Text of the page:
show me that you are trusting of me

and that you wish to go home.

Show me that you wish to see your backyard,

that you like your doghouse

on the porch – with your bed.

You’ll find your soft blanket,

you’ll settle into deep and restful sleep,

where dreams of rabbits are waiting

for you and you’ll watch them frolic. 

Come to me while I’m sleeping,

show me that you love your dinner

and the crunchy treats that follow

after that last bite.

Then you’ll follow me inside

and I will pet you while you nap,

pet your head, then chest,

pet your back down to the tail,

recalling your busy day

and looking forward to tomorrow.

Come to me while I’m sleeping,

show me that you are happy

that you have found me. 

You’ll come to me,

walk into my arms and not squirm,

rest your head on my breast

and let me kiss the top of your head,

and I will smell your fur and feel its thickness.

Come to me because I have called you

and you have answered.

 

 

SONY DSCLinda Imbler is the author of the published poetry collection “Big Questions, Little Sleep.” Her work has appeared in deadsnakes.blogspot.combehappyzone.com,
bluepepper.blogspot.combuckoffmag.com, Fine Flu Journal, Bunbury Magazine, Blognostics, Nailpolish Stories, Broad River Review Literary Magazine, Mad Swirl, Ascent Aspirations: Friday’s Poems, Unbroken Journal, The Voices Project, GloMag, The Beautiful Space, and Zingara Poet. Linda has poems forthcoming in Leaves of Ink, Halcyon Days, PPP Ezine, The Moon Magazine and Bindweed. Online, she can be found at lindaspoetryblog.blogspot.com. This writer, yoga practitioner, and classical guitar player resides in Wichita, Kansas.

A Discourse on Motion – Ray Ball

 

The world of gold met the world of air

causing cataclysmic motion

that rippled into both infinitely

breaking the worlds into multiple variations, 

which then contracted in upon themselves.

The stones shattered into powder,

gave in to the power of dispersal. 

 

My body only belonged to one place.

The place where I made a snow angel in the dusty gold

that covered my world.

Two bodies in one place as yours covered mine.

I know I felt the air move to contain your imprint.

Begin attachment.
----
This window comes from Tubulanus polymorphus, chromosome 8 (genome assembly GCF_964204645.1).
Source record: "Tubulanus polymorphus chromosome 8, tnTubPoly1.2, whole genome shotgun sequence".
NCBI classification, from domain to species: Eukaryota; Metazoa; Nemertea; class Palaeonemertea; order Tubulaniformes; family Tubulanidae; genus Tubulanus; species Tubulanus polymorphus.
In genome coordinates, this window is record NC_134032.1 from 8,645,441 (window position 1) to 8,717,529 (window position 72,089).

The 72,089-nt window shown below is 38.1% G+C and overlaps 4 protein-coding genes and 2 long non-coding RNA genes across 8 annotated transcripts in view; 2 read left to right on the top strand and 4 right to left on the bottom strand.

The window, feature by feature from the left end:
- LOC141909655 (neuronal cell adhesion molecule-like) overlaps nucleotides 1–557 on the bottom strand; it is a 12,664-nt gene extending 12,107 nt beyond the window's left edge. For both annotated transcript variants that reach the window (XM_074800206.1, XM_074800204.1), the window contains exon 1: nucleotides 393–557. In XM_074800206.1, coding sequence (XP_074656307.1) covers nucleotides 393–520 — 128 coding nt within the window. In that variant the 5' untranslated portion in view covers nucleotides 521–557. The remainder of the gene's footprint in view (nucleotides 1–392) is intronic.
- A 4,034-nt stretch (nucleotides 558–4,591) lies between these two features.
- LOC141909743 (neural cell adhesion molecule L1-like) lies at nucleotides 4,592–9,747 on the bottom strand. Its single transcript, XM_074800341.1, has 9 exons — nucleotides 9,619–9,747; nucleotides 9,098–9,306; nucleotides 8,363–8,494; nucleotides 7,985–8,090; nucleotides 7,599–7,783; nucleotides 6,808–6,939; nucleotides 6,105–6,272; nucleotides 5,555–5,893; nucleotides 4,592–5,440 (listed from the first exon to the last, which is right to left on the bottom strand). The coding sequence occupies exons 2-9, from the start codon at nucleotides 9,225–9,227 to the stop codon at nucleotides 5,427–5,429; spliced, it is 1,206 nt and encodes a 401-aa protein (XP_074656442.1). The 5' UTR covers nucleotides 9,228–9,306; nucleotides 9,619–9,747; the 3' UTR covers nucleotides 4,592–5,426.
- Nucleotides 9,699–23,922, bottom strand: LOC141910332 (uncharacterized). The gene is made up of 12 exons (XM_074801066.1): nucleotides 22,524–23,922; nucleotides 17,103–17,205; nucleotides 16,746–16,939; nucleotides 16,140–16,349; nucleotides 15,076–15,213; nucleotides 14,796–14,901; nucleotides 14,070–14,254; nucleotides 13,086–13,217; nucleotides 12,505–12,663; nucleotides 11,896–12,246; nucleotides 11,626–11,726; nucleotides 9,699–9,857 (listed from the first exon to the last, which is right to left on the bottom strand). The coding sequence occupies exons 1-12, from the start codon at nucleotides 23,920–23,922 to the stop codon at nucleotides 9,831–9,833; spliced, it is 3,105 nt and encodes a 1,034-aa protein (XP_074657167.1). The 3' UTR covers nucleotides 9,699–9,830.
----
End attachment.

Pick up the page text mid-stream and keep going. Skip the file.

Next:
But its fluidity made it impermanent. 

You got caught in an ethereal whirlpool.

A spinster spun you like a top.

So much vertigo in that world of air.

You embrace the natural order of the motion

and subtly slow your revolution.

 

This natural color of mine, gold, lacks vigor, loses its luster.

I am a creature without instruction.

My only action changing lines to points

to become more porous. 

Flame dilates.

I cannot subsist singly by myself.

I am a terrestrial body.

Loose atoms rarify and condense

Into the perfect color

As you transmit action into light.

I would assist you in the work of metamorphosing if I could.

I would pattern out the copy of your body using all my senses,

but we cannot last, we cannot form a lasting body.

We cannot go back to the same places we were

for the air continually changes.

 

 

FullSizeRender (1)Ray Ball is an Associate Professor of History at the University of Alaska Anchorage. When not in the classroom or the archives of Europe and Latin America, she enjoys hiking, biking, running marathons, and spending time with her spouse Mark and dog Bailey. She has published history books and essays with several presses. Her poems have appeared in Alaska Women Speak, Eunoia Review, and Now Then Manchester.

saving a shell – Paul Waring

 

I picked you from a shallow grave

of mussel shells one of many 

that lie close to the sea wall beneath 

the promenade left exposed when 

the tide rolls back into the horizon

 

haphazard clusters of naked nacreous 

sockets without eyes and blue-black 

domes of weathered backs in rockpools 

at rest on soft skin of red and grey

pebble and stone I chose you

 

I don’t know why I stepped over 

seaweed tendrils sprawled on sandstone 

to ask questions about your secret life 

how you met death unglued unhinged 

prised open cracked like a code 

 

scooped out by curve-billed curlew

or common gull abandoned washed 

and buried here by the incoming tide 

in this ghetto of empty homes I don’t 

know why I thought I could save you

 

 

IMG_6036Paul Waring is a retired clinical psychologist who once designed menswear and was a singer/songwriter in several Liverpool bands. His poems have appeared in journals/sites including Reach Poetry, Eunoia Review, The Open Mouse and are forthcoming in Clear Poetry and Amaryllis. He recently returned from living in Spain and Portugal and continues to enjoy being re-acquainted with the wonderful variety of nature in Wirral and other parts of Britain. His blog is https://waringwords.wordpress.com.